Yes, there is a way to set non-negativity with the cvode bdf sundials pkg in Julia. You can achieve this by using the `PositiveDomain` option in the `CVodeCreate` function.

## Option 1: Using the PositiveDomain option

To set non-negativity, you can pass the `PositiveDomain` option to the `CVodeCreate` function. This option ensures that the solution remains non-negative throughout the integration process.

```
using Sundials
function f(t, y, ydot)
# Define your system of ODEs here
# ...
end
# Create the CVode solver
cvode = CVodeCreate(BDF())
# Set the PositiveDomain option
CVodeSetOptions(cvode, PositiveDomain())
# Set the initial conditions
t0 = 0.0
y0 = [1.0, -2.0, 3.0] # Example initial conditions
CVodeInit(cvode, f, t0, y0)
# Set the integration time span
tend = 10.0
CVodeSetStopTime(cvode, tend)
# Integrate the system
t, y = CVode(cvode, tend)
# Access the solution
println("Solution at t=$t: $y")
```

This code sets the `PositiveDomain` option using the `CVodeSetOptions` function. This ensures that the solution remains non-negative throughout the integration process.

## Option 2: Using a custom constraint function

If you prefer more control over the non-negativity constraint, you can define a custom constraint function and use it with the `CVodeSetConstraints` function.

```
using Sundials
function f(t, y, ydot)
# Define your system of ODEs here
# ...
end
# Define the custom constraint function
function constraint(y, constraints)
for i in 1:length(y)
if y[i] < 0
y[i] = 0
end
end
end
# Create the CVode solver
cvode = CVodeCreate(BDF())
# Set the custom constraint function
CVodeSetConstraints(cvode, constraint)
# Set the initial conditions
t0 = 0.0
y0 = [1.0, -2.0, 3.0] # Example initial conditions
CVodeInit(cvode, f, t0, y0)
# Set the integration time span
tend = 10.0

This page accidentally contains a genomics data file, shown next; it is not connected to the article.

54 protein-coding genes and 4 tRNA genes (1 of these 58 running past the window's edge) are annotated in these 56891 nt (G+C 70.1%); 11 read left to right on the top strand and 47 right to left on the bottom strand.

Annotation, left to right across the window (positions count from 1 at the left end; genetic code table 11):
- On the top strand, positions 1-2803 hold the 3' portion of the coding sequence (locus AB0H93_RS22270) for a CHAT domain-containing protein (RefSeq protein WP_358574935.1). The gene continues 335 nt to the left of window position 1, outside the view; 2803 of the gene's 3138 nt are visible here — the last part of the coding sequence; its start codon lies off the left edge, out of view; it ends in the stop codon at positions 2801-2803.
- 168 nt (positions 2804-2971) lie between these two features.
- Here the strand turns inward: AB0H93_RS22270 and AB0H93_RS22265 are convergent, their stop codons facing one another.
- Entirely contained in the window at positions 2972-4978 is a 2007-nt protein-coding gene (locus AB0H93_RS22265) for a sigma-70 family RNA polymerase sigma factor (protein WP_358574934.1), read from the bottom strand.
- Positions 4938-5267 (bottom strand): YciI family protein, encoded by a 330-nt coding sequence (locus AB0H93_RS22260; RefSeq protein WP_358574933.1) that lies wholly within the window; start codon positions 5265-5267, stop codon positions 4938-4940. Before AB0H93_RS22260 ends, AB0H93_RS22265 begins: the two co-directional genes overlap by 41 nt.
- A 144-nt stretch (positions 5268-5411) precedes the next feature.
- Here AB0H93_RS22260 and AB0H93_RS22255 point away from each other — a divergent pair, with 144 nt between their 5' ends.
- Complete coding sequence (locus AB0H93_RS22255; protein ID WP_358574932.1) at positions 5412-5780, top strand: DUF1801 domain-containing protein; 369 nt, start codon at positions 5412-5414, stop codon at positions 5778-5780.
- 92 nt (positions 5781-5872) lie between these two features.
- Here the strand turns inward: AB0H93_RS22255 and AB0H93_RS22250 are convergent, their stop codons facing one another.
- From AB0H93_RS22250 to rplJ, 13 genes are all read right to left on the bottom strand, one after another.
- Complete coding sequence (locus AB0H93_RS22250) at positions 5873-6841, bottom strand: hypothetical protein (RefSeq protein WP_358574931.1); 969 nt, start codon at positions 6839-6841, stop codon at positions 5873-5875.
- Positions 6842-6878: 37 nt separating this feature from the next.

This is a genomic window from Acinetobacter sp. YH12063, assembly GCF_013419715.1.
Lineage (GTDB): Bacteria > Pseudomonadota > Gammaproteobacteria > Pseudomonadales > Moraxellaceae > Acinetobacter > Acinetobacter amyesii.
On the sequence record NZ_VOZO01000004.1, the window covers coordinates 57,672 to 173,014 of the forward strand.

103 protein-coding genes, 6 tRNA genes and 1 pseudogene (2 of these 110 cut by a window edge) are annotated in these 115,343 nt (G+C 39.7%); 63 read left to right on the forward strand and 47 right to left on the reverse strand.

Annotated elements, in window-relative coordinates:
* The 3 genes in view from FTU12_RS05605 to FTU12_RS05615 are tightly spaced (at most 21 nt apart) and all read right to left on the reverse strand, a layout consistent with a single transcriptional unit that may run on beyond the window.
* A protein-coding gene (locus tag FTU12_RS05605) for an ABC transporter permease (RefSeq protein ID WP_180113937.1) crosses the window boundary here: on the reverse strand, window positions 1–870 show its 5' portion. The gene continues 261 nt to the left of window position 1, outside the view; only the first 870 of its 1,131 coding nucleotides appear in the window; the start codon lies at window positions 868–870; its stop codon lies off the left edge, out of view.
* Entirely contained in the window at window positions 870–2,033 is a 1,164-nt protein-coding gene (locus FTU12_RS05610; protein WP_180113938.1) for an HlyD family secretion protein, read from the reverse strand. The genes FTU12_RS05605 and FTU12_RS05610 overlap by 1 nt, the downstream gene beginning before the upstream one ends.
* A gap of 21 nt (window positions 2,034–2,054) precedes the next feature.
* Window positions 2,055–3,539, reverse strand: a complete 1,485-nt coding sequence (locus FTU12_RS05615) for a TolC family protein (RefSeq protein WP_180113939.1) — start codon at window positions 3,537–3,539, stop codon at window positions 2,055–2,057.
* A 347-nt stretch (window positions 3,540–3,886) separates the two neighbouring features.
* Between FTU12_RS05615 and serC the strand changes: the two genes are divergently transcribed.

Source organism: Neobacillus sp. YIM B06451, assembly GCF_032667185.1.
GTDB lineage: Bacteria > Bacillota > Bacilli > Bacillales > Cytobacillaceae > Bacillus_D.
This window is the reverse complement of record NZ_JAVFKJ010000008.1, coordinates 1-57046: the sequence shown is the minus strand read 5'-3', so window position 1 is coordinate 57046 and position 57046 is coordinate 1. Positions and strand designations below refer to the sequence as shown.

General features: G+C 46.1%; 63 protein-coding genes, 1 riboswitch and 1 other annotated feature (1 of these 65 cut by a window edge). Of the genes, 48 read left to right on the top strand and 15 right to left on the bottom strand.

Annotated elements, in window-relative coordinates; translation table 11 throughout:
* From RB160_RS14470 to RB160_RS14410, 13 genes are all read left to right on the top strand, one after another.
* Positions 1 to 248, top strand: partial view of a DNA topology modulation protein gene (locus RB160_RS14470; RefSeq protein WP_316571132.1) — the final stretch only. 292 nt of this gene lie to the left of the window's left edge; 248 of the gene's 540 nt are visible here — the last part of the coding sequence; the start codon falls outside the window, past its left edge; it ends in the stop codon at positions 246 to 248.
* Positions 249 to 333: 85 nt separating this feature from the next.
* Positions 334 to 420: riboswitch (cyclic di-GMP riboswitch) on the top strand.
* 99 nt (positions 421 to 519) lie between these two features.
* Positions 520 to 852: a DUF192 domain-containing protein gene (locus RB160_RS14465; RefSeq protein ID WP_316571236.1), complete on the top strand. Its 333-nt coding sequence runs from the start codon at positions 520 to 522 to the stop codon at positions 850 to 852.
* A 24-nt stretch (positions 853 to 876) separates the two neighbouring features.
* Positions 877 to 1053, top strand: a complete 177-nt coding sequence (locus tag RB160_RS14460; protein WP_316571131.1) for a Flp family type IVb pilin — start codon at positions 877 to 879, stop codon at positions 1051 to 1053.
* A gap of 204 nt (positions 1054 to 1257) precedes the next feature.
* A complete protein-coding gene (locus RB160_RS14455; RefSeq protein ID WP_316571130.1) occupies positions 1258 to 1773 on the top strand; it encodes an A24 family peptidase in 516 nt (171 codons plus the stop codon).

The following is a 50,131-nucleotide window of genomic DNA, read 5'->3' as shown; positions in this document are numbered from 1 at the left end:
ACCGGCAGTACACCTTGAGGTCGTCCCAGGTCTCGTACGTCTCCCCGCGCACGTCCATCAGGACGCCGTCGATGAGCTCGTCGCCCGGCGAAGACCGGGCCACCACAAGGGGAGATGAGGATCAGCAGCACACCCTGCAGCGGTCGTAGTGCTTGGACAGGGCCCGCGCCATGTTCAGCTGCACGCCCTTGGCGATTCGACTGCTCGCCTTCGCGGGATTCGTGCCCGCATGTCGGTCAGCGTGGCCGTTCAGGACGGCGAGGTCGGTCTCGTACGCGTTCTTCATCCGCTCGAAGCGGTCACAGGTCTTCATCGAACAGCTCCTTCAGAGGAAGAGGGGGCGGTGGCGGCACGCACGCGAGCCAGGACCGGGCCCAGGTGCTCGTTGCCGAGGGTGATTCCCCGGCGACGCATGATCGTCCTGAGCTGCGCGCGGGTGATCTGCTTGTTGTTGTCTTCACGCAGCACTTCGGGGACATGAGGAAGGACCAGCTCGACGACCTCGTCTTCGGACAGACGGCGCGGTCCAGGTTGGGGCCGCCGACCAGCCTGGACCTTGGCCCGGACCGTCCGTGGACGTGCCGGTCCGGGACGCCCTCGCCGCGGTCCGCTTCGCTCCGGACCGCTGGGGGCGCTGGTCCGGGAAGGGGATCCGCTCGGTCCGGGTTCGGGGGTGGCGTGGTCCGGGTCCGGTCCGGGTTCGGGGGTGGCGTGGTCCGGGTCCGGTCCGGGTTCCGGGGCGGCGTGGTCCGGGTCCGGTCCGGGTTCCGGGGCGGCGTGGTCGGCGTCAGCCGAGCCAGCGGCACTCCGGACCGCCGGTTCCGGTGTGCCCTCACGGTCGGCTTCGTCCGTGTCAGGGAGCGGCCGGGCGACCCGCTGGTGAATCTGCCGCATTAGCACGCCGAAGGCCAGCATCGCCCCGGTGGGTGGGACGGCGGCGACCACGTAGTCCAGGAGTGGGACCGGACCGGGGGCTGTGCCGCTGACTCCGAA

CVodeSetStopTime(cvode, tend)
# Integrate the system
t, y = CVode(cvode, tend)
# Access the solution
println("Solution at t=$t: $y")
```

This code defines a custom constraint function that sets any negative values in the solution to zero. The `CVodeSetConstraints` function is then used to set this custom constraint function.

## Option 3: Using a wrapper function

If you want to keep your code clean and modular, you can create a wrapper function that handles the non-negativity constraint and calls the CVode solver.

```
using Sundials
function f(t, y, ydot)
# Define your system of ODEs here
# ...
end
function solve_ode_with_nonnegativity(f, t0, y0, tend)
# Define the custom constraint function
function constraint(y, constraints)
for i in 1:length(y)
if y[i] < 0
y[i] = 0
end
end
end
# Create the CVode solver
cvode = CVodeCreate(BDF())
# Set the custom constraint function
CVodeSetConstraints(cvode, constraint)
# Set the initial conditions
CVodeInit(cvode, f, t0, y0)
# Set the integration time span
CVodeSetStopTime(cvode, tend)
# Integrate the system
t, y = CVode(cvode, tend)
return t, y
end
# Set the initial conditions
t0 = 0.0
y0 = [1.0, -2.0, 3.0] # Example initial conditions
# Set the integration time span
tend = 10.0
# Solve the ODE with non-negativity constraint
t, y = solve_ode_with_nonnegativity(f, t0, y0, tend)
# Access the solution
println("Solution at t=$t: $y")
```

This code defines a wrapper function `solve_ode_with_nonnegativity` that handles the non-negativity constraint. It encapsulates the creation of the CVode solver, setting the custom constraint function, initializing the solver, setting the integration time span, and integrating the system. This allows for cleaner and more modular code.

Among the three options, the best choice depends on your specific requirements and preferences. Option 1 is the simplest and most straightforward, as it directly sets the `PositiveDomain` option. Option 2 provides more control over the non-negativity constraint by allowing you to define a custom constraint function. Option 3 offers the advantage of encapsulating the solver setup and integration process in a wrapper function, making the code more modular and reusable.

Consider your specific needs and coding style to determine which option is the most suitable for your use case.